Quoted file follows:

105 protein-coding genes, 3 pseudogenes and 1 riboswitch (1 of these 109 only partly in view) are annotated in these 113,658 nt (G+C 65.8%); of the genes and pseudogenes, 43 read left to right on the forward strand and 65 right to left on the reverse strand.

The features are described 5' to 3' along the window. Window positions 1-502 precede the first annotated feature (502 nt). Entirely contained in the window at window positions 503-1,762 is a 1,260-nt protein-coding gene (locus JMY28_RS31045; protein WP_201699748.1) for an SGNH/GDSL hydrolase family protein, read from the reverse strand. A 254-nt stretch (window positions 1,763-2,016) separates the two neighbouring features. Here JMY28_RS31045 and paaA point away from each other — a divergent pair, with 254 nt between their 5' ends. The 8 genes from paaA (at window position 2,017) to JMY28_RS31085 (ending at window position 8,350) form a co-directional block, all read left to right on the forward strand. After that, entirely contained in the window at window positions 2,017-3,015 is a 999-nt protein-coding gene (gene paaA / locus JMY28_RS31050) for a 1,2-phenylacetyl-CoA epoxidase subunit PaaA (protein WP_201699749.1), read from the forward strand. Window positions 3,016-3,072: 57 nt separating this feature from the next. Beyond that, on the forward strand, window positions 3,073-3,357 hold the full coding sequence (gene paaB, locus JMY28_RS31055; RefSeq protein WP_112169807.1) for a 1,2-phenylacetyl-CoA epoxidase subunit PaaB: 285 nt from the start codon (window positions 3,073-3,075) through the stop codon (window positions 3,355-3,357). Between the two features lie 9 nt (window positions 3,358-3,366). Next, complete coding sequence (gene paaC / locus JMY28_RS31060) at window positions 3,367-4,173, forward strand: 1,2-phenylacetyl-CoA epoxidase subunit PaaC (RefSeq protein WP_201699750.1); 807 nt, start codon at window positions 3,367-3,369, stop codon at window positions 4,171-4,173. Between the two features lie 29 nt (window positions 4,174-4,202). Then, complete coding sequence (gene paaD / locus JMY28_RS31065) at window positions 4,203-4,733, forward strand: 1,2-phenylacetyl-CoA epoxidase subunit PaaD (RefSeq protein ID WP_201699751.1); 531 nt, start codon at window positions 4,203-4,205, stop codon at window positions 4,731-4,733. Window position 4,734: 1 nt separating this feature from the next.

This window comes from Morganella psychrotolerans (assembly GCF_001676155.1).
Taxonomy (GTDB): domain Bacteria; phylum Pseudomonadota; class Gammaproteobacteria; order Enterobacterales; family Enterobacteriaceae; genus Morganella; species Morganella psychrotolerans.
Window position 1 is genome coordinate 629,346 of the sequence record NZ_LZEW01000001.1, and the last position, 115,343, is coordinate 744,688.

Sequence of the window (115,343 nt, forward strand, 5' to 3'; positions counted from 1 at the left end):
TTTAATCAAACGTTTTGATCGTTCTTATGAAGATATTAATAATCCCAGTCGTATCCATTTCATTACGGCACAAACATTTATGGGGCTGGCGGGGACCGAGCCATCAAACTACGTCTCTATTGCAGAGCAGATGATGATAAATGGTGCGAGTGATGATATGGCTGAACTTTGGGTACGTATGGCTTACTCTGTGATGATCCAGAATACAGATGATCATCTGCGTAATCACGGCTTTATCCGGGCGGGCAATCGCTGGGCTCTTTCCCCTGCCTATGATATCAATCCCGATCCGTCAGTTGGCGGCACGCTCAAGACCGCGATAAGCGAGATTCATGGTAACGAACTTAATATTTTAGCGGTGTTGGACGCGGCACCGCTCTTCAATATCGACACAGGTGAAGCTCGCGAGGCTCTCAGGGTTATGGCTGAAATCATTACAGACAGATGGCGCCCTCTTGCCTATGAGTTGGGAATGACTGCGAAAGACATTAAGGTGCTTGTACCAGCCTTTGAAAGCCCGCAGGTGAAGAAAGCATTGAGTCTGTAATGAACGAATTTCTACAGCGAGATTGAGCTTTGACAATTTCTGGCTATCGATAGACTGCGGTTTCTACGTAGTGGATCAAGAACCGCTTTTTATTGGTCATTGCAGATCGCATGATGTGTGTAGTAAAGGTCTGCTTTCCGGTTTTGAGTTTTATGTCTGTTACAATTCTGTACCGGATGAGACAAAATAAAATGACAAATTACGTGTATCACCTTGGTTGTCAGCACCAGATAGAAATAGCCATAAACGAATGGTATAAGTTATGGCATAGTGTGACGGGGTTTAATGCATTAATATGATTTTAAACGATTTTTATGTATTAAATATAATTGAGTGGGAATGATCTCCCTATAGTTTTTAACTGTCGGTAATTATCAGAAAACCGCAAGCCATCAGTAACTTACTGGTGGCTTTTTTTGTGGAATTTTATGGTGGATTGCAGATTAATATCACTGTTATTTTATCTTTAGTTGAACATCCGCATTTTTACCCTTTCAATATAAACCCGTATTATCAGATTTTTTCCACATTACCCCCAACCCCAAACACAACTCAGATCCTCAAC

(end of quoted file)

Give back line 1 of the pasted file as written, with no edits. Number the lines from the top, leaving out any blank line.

105 protein-coding genes, 3 pseudogenes and 1 riboswitch (1 of these 109 only partly in view) are annotated in these 113,658 nt (G+C 65.8%); of the genes and pseudogenes, 43 read left to right on the forward strand and 65 right to left on the reverse strand.